Intel, which has been the top brand in the server SSD market for 2016, could maintain its position with the release of its Optane SSD DC P4800X Series this March, despite the high cost of the new device.
The Optane SSD DC P4800X Series is based the company's in-house 3D XPoint memory, and the first shipments are scheduled to start in the second half of 2017.
Intel lags behind Samsung and Toshiba in the production capacity for NAND Flash. Putting forward a new premium SSD line that uses a proprietary memory technology is a way for Intel to maintain high profit margin for its server business with limited NAND Flash capacity. Furthermore, the introduction of 3D XPoint could help Intel reduce the risk of being overly reliant on the high-end server SSD market.
SSDs using 3D XPoint have several advantages over NAND Flash-based counterparts. The random reading and random writing speeds of the former are faster and more consistent. DC P4800X products also vastly outperform conventional NAND Flash-based SSDs on the latency and endurance indicators. Disregarding the price difference, 3D XPoint-based SSDs are superior to NAND Flash-based SSDs in every aspect.
From the design perspective, SSDs from the DC P4800X Series use 128Gb 3D XPoint chips that are stacked together. The interface is PCIe and the controller chip is developed in house. In terms of capacity options, Intel will first release 375GB products and then roll out 750GB and 1.5TB models. According to the listed specifications, SSDs of this series is capable of reaching 2,400MB/s for sequential reading, 2,200MB/s for sequential writing and over 500,000 in IOPS. Furthermore, they have a typical latency of less than 10 microseconds and score 30 on the major endurance indicator DWPD (drive writes per day).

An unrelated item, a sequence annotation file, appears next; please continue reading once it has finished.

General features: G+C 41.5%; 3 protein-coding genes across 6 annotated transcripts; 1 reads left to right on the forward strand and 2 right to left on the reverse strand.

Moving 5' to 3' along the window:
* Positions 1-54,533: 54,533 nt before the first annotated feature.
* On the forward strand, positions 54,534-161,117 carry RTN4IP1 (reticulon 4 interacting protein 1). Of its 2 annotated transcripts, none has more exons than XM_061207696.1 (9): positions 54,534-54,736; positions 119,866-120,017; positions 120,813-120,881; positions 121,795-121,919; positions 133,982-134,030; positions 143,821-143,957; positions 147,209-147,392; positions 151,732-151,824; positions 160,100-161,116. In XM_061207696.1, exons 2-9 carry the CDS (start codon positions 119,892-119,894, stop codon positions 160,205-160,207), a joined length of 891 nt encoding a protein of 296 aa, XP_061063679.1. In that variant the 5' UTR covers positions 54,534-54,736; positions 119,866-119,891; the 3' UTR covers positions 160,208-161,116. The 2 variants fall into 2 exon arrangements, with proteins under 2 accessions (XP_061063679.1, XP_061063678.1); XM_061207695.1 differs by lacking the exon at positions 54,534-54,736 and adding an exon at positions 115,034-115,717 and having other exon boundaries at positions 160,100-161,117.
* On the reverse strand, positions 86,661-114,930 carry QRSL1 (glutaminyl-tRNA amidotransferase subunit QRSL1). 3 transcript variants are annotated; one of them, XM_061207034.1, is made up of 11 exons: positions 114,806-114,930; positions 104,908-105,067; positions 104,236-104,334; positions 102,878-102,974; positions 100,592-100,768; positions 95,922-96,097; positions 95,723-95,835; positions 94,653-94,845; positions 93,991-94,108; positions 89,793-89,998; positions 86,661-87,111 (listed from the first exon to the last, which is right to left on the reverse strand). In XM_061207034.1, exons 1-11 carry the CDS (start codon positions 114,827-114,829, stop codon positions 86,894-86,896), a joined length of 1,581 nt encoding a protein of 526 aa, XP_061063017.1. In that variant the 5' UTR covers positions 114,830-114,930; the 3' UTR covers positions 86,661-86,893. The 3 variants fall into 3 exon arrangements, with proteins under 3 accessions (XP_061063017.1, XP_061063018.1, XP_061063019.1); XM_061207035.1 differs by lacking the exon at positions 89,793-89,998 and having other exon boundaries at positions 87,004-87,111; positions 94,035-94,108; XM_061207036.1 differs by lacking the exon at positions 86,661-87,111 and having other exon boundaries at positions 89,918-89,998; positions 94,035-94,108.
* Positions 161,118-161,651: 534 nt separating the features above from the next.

Based on the official recommended price, a 375GB SSD of the DC P4800X Series is set at around US$4/GB. Meanwhile, a NAND Flash-based SSD with similar specifications and PCIe interface can cost as low as US$1/GB. This four-fold difference means that the DC P4800X Series is probably targeting the high-end segment of the server SSD market during the initial release period.
The price per gigabyte (US$/GB) of a 375GB SSD from the DC P4800X Series is about four times as much as that of a NAND Flash-based SSD with similar specifications and PCIe interface. Whether 3D XPoint can penetrate into the mid-range and low-end product segments will be determined mainly by pricing. This new type of memory chips have to become more attractive cost-wise for OEMs in the client-grade SSD and SCM device markets.
DRAMeXchange's data show that Intel was the top brand in the global server SSD market for 2016 with more than 30% of the market share. Rival Samsung closely followed Intel with a roughly similar market share. So far, Intel's leadership in the server SSD market comes from leveraging the company's dominance in the CPU market. However, Samsung and later entrants to this field are gaining experience and have adopted aggressive pricing to erode Intel's market shares for mid-range and low-end server SSDs.
Intel's new 3D XPoint-based SSDs can expand the capacity of server DRAM via the company's proprietary virtualization software known as Intel Memory Drive Technology, which is a separate product and costs extra. The bundle price for the 375GB SSD of the DC P4800X Series and the virtualization software together comes to around US$5/GB. Considering the average sales price of server DRAM DIMMs (currently at about US$7/GB), the bundle price is actually competitive in this respect.
"Intel's new SSD line is between server DRAM DIMMs and NAND Flash server SSDs in terms of efficiency and pricing," noted Alan Chen, senior research manager of DRAMeXchange, a division of TrendForce. "3D XPoint-based SSDs lack the performance capability to fully substitute server DRAM DIMMs. However, products from the DC P4800X Series can take on the role of SCM devices and work with server DRAM DIMMs to improve the operation of the entire server system."